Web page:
I used to think of the Richter Rachmaninoff recording as one of my private pleasures; you never used to hear about it much. But I see from the assorted online reviews that the world has caught up to it, and I think "gotten" that it's a darker-than-usual performance, more melancholy -- not really the right word, maybe stoic? Definitely not heart-on-sleeve, and certainly not "tragic," but still a long way from cheerful. I do have a CD issue of it (somewhere!), and on renewing acquaintance, I was relieved to find that I love the performance as much as ever, maybe more, though in one important way less. In some ways the most remarkable thing about the LP issue was the assortment of Rachmaninoff preludes that filled out the second side -- Richter at his introspective yet commanding best. (I assume they've found a place on CD somewhere.)

Since the Richter-Wislocki recording is so well appreciated, and at least for the moment readily available (coupled with a recording of the Tchaikovsky First Concerto conducted by Herbert von Karajan that's nobody's favorite performance of that piece but is still an awfully good performance), I don't mind giving it a pass in favor of what seems to me a beautifully poetic (and very beautifully played) performance by the Polish pianist Krystian Zimerman (born 1956) with the Boston Symphony contributing appropriately soulful playing under Seiji Ozawa.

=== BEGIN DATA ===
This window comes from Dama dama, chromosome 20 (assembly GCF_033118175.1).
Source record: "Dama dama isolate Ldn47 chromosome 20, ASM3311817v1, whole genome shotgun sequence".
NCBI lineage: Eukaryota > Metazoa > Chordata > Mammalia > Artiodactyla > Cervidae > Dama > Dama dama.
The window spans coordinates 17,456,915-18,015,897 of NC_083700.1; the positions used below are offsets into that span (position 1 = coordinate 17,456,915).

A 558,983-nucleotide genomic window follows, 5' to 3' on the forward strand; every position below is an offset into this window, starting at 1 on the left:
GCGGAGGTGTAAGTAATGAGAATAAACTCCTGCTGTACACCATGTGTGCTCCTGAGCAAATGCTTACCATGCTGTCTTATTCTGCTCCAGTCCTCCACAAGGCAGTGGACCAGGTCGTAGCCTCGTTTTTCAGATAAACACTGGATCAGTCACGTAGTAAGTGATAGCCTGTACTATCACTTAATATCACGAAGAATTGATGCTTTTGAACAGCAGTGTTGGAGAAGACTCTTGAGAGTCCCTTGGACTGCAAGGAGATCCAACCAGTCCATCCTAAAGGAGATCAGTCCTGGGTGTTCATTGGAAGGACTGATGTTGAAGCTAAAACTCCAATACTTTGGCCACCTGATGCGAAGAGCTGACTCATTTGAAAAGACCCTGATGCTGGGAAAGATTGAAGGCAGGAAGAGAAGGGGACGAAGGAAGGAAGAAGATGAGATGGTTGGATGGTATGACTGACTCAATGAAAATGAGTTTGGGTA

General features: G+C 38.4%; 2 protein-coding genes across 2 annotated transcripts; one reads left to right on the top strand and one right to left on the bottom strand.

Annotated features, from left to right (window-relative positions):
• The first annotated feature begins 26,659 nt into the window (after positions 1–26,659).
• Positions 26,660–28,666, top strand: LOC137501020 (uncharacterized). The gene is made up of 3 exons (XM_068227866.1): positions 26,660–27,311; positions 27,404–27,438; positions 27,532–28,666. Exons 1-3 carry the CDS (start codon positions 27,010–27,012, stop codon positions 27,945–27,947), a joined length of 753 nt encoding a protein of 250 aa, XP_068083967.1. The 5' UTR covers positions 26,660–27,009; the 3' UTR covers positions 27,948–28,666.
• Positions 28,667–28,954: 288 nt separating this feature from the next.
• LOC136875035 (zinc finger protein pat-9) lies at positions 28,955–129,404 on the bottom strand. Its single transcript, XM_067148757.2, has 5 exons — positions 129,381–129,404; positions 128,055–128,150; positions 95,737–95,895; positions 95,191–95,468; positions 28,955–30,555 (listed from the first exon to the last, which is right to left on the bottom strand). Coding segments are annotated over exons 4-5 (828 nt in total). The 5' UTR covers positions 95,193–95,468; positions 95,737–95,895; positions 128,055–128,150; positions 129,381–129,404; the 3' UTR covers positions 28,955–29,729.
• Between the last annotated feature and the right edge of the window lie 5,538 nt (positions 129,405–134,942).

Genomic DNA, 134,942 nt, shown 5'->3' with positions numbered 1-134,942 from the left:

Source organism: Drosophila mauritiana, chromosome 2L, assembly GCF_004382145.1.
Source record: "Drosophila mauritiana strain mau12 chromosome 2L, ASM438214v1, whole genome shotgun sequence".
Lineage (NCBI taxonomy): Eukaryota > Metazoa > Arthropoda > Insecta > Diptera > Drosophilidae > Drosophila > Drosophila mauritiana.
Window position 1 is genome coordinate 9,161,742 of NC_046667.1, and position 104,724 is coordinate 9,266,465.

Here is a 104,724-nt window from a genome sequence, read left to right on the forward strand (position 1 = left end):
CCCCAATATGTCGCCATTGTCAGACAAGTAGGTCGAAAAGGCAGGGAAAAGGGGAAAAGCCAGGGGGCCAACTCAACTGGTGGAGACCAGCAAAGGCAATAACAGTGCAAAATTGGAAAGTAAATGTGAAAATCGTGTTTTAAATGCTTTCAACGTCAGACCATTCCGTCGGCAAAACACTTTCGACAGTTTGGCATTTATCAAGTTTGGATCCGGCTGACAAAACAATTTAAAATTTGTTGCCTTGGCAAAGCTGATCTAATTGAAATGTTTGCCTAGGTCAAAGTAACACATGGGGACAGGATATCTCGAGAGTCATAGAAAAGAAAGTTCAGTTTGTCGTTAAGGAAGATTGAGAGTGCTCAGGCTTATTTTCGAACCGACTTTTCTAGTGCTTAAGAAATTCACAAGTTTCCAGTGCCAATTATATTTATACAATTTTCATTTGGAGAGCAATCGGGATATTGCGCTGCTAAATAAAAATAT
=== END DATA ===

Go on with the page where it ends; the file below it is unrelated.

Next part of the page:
Since we'd already sampled both this recording and the composer's own 1929 one with Stokowski, I deliberately looked for other recordings above. But I've got sound files for the whole of the Rubinstein-Reiner recording, and it seems a shame to let them go to waste. (You can compare this slow movement with the 1946 recording above.) And I think it would be kind of silly to make you dig out the first movement from Friday's post, so here's the whole thing.

RACHMANINOFF: PIano Concerto No. 2 in C minor, Op. 18

i. Moderato; Allegro

ii. Adagio sostenuto

iii. Allegro scherzando

Arthur Rubinstein, piano; Chicago Symphony Orchestra, Fritz Reiner, cond. RCA/BMG, recorded Jan. 9, 1956